November 12, 2015

On Thursday, the S&P 500 fell 1.4% and Toronto was down 1.6%.

Valeant was down 6.2%. Based on my view of adjusted earnings as of Q2 (which was a lower number than the company provided as I did not agree with all of their add backs) Valeant is trading at 11.6 times earnings which would seem to be attractive. However, we don’t know how much the earnings will be hit by their troubles. This company is likely to continue to be volatile. My own concerns about trusting management have certainly not gone away. Overall, this is a highly speculative company and I am not too interested in buying. If I did buy shares I would take only a small speculative position.

The Canadian Western Bank pref shares were down 4.2% to $19.80 and seem attractive.

Canadian Tire released earnings which I think it is fair to say were much better than expected – a blowout quarter. The shares rose 2.1% on a day when very few stocks were up. I continue to be surprised that they are not being hurt by the lower dollar as they indicate they have found offsetting savings in purchasing and in cost control. I still think there may be some delayed impact as merchandise being sold in Q3 may have been purchased earlier this year or the price may have been contracted for when the dollar was higher. Based on the numbers Canadian Tire would have a rating of Buy. Listening to the conference call management sounds very confident and they believe the shares are under valued.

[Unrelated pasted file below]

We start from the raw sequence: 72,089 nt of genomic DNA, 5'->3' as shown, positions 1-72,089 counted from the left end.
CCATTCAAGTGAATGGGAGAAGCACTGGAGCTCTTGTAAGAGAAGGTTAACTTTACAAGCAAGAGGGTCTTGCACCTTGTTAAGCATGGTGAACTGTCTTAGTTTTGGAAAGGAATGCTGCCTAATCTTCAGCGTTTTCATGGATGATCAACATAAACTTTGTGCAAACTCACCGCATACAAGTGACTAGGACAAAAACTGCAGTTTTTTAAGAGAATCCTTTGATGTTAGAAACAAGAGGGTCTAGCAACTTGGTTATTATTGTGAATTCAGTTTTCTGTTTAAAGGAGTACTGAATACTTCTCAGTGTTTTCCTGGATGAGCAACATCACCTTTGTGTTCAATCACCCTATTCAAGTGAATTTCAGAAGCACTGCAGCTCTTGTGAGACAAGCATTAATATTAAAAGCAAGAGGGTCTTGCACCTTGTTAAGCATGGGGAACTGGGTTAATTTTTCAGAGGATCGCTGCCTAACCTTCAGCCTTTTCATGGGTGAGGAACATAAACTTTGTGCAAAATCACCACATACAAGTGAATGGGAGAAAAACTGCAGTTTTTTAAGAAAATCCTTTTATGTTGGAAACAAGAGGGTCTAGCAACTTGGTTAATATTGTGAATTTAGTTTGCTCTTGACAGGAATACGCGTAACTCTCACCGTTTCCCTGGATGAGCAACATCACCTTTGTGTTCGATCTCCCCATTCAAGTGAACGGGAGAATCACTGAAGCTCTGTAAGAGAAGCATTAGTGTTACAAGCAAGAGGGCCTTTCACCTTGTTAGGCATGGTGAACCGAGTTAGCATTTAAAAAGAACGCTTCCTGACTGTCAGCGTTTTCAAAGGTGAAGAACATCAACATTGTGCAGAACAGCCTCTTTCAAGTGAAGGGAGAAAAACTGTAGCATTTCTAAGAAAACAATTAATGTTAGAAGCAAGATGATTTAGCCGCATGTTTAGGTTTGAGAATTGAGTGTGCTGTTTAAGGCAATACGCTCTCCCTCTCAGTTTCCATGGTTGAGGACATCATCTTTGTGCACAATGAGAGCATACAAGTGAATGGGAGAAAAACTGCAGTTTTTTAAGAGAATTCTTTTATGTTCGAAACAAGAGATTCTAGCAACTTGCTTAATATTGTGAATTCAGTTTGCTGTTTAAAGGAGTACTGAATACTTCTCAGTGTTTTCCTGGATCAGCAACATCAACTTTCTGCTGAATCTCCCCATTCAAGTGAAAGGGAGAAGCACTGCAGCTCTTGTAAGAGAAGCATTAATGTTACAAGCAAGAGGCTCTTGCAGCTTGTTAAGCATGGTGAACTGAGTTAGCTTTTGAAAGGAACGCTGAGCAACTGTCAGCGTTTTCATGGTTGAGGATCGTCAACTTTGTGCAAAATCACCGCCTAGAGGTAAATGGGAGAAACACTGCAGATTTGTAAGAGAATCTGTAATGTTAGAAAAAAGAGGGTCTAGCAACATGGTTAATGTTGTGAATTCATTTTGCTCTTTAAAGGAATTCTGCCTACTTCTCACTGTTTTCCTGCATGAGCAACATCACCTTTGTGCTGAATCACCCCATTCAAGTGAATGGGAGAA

Stantec is updated and rated Buy at Canadian $32.75 and U.S. $24.66. Stantec has seen a significant slowdown in its oil and gas related business to the point where this dropped from 25% of revenue down to 15%. But acquisitions and growth in other business areas and a huge boost from the lower dollar allowed Stantec to post an adjusted earnings per share gain of 7% in Q3. The only adjustment is that I add back amortization of client relationships and backlog because those are like goodwill and in reality are not declining in value. Stantec may struggle to show much growth in the next few quarters but its business model of (significant) growth by  acquisition along with (usually) modest organic growth remains in place and I expect this company to continue to be a good or very good investment.

It’s interesting to note that Stantec’s operations in the U.S. benefit immediately from the lower dollar in that the revenue and profit is translated back to Canadian dollars at a higher rate. In contrast Canadian manufacturers that sell into the U.S have often not seen an immediate benefit. The reason for that may be that the manufacturers are pricing in Canadian dollars. In that case it is their U.S. customers who get the immediate benefit. Over time these manufactures will likely gain market share against U.S. competitors or can raise their prices to U.S. customers.